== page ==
On Tuesday, I started teaching a graduate studies course in the History and Techniques of Games at the Academy of Art University in San Francisco. (To prepare, I ran through the Academy’s new faculty orientation, which included the above multiple-choice question, much to my delight). We’ll be looking at the history of games and gaming from the very beginning (i.e., ca. 5,000 years ago) on through the very latest. I want to construct the course around three main ideas:
- what games are and where they come from
- how games are made (in terms of both design and culture)
- the roles of games in society and our lives
The course description (which I did not write) sounds pretty cool (see below), though it does not include the game of Rock, Paper, Anything (more about that below as well) that I had students play.
This course provides an overview of games in history, from board games to the most complex PC and console games. Game design and theory, non-linear storytelling, pre-production, and game art will be examined. Emphasis will be placed on the use of games in society and how humans relate to each other through games.
I may lean a bit harder on some fundamentals of gameplay design (this is a graduate-level course in the game design department, after all, and only one of 15 students raised her hand when I asked how many people had had a gameplay-design course in the past), but I’m very excited to get to spend a semester talking to students about “the use of games in society and how humans relate to each other through games” — which is a lot of what I was on about over at 3pointD.
We spent the first session (we meet weekly for 3 hours in the evening) talking about some of the oldest games in the archeological record, including early backgammonlikes like Senet and Mancala, early sports and dice games, and the Mesoamerican ballgame (human sacrifice!), among others.
I also asked students to pair off and play a few rounds of Rock, Paper, Scissors, in order to illustrate two concepts and lay the groundwork for a third. First up was the way complexity can come from simplicity; students described a variety of approaches to strategy that they took, and admitted to enjoying themselves despite the fact it’s game that’s blindingly dull and simple on its face. Next, we looked at the thing that Rock, Paper, Scissors has given to every great strategy game ever made: balance; RPS (not to be confused with RPS) is a perfectly balanced game: each choice is beaten by exactly one other choice, and beats exactly one other choice. Thus, no choice is intrinsically better than any other. The game is able to accept a great deal of variety and replayability because of this simple fact, and the principle is one that’s found in almost any compelling instance of gameplay, strategy genre or not. (We also looked at the interesting fact that the three hand signals are the equivalent of game pieces or units in a strategy game.)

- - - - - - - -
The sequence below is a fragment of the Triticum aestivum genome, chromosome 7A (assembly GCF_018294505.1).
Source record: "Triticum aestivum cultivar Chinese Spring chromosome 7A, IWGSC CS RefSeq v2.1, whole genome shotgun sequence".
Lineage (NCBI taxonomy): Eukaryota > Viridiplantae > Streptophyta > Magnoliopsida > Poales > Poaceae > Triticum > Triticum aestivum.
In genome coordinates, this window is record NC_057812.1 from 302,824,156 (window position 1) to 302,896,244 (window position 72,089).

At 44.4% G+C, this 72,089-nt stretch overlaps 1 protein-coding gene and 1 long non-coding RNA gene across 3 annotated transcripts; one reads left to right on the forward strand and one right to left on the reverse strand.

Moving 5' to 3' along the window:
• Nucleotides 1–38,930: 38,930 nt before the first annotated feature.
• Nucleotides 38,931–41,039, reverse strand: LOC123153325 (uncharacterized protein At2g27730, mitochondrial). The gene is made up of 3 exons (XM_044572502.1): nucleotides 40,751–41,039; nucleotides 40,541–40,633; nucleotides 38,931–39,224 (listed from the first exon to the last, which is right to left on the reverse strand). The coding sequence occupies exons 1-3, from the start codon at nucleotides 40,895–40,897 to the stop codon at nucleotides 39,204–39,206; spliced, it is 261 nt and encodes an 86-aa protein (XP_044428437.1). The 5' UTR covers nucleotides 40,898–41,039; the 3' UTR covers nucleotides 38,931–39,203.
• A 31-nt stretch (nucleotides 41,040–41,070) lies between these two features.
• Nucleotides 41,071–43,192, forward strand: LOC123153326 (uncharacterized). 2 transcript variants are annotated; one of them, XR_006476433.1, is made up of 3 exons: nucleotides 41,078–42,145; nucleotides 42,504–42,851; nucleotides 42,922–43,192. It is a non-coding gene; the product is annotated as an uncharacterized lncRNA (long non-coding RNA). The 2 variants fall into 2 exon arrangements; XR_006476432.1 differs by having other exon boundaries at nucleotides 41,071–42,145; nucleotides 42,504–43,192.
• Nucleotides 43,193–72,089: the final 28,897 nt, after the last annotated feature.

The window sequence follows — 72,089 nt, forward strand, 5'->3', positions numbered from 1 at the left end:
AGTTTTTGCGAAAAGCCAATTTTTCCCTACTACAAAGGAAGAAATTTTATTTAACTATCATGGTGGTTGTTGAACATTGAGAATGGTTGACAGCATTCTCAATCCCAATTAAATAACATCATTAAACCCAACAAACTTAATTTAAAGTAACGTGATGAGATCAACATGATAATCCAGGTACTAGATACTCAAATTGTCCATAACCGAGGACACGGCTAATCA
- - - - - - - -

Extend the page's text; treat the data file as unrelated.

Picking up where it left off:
To complete the goofily interactive portion of the program, I introduced students to the version of RPS that my stepkids (who are 9 and 12) taught me, which we usually refer to as Rock, Paper, Anything, since those are your choices: you can choose anything as the unit you’re going to use to try to beat your opponent — the kicker being that you are obligated to make the hand signal for it.
Students came up with some interesting examples, although I had an easy time beating my opponent. He threw “dog” (crabbed spider-like hand signal) to my “tidal wave” (cupped hand with fingers imitating breaking wave), and then tank (spider-like hand with tank barrel sticking out) to my “earthquake” (palm-down flat hand with vibrating fingers). It’s interesting to see how removing one constraint and introducing player creativity into the process changes the game completely. It’s also interesting to see how the element of negotiation that’s introduced changes how the game works. Tidal Wave > Dog is pretty clear, but two students negotiated a draw out of Rocket-Propelled Grenade Launcher (hands miming holding the weapon) vs. Mack Truck (hands on steering wheel). Talk about emergent gameplay! What I like about this is that I neither told them they could use two hands to sign the unit, nor that draws were possible and could be negotiated. Of course, when you’re playing with a 9- and 12-year-old, that’s often the most contentious part of the game: Death Star (hovering fist) vs. Tank, for instance, has a clear winner, but Nuclear Holocaust (blossoming fingers) vs. Cockroach (scurrying hand) is debatable.
(One thing we didn’t get into in class is the themed versions that are often played in my house, like Rock, Paper, Hawaii (you can do anything as long as it has to do with Hawaii); Rock, Paper, Food; or Rock, Paper, Cute, in which it’s the cutest entry that wins, rather than the most bad-ass.)
So if the first class was anything to go by, I’m looking forward to the rest of the semester. With only 15 students (or perhaps a few more if anyone adds), things should be engaging and fun. Even in that small a class, we have a good range of people, including the one or two people who aren’t games majors and don’t come with deep knowledge of the medium, and the one or two people who think they know more than I do (maybe they do!). I haven’t detected anyone who seems to be there to fill an easy requirement, which is nice. As long as the conversation stays interesting (and I find a way to sit down from time to time during the 3 hours!), it should be a fun semester.